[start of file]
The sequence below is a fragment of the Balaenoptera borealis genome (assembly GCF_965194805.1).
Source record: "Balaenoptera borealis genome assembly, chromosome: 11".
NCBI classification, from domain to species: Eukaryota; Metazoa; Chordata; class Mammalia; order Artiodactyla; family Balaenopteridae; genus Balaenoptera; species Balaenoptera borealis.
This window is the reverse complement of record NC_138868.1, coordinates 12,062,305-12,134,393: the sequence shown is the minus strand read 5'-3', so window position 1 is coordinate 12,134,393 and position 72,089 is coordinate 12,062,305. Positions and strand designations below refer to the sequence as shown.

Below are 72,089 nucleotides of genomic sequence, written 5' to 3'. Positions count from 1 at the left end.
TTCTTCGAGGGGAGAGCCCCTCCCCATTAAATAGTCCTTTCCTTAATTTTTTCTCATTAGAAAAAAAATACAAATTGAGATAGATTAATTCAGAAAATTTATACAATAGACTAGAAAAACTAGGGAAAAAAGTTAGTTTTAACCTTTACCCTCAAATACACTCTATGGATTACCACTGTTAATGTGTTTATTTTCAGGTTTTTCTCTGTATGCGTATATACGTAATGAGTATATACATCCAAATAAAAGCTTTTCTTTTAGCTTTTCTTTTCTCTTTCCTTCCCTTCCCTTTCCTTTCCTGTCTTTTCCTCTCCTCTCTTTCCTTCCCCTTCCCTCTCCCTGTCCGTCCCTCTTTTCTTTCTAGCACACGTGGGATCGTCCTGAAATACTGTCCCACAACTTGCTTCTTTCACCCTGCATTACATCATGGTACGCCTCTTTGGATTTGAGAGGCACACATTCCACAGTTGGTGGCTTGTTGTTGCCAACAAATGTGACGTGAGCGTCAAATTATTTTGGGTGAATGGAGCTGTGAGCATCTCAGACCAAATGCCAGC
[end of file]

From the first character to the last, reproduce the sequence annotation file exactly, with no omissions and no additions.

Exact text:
The sequence below is a fragment of the Balaenoptera borealis genome (assembly GCF_965194805.1).
Source record: "Balaenoptera borealis genome assembly, chromosome: 11".
NCBI classification, from domain to species: Eukaryota; Metazoa; Chordata; class Mammalia; order Artiodactyla; family Balaenopteridae; genus Balaenoptera; species Balaenoptera borealis.
This window is the reverse complement of record NC_138868.1, coordinates 12,062,305-12,134,393: the sequence shown is the minus strand read 5'-3', so window position 1 is coordinate 12,134,393 and position 72,089 is coordinate 12,062,305. Positions and strand designations below refer to the sequence as shown.

Below are 72,089 nucleotides of genomic sequence, written 5' to 3'. Positions count from 1 at the left end.
TTCTTCGAGGGGAGAGCCCCTCCCCATTAAATAGTCCTTTCCTTAATTTTTTCTCATTAGAAAAAAAATACAAATTGAGATAGATTAATTCAGAAAATTTATACAATAGACTAGAAAAACTAGGGAAAAAAGTTAGTTTTAACCTTTACCCTCAAATACACTCTATGGATTACCACTGTTAATGTGTTTATTTTCAGGTTTTTCTCTGTATGCGTATATACGTAATGAGTATATACATCCAAATAAAAGCTTTTCTTTTAGCTTTTCTTTTCTCTTTCCTTCCCTTCCCTTTCCTTTCCTGTCTTTTCCTCTCCTCTCTTTCCTTCCCCTTCCCTCTCCCTGTCCGTCCCTCTTTTCTTTCTAGCACACGTGGGATCGTCCTGAAATACTGTCCCACAACTTGCTTCTTTCACCCTGCATTACATCATGGTACGCCTCTTTGGATTTGAGAGGCACACATTCCACAGTTGGTGGCTTGTTGTTGCCAACAAATGTGACGTGAGCGTCAAATTATTTTGGGTGAATGGAGCTGTGAGCATCTCAGACCAAATGCCAGC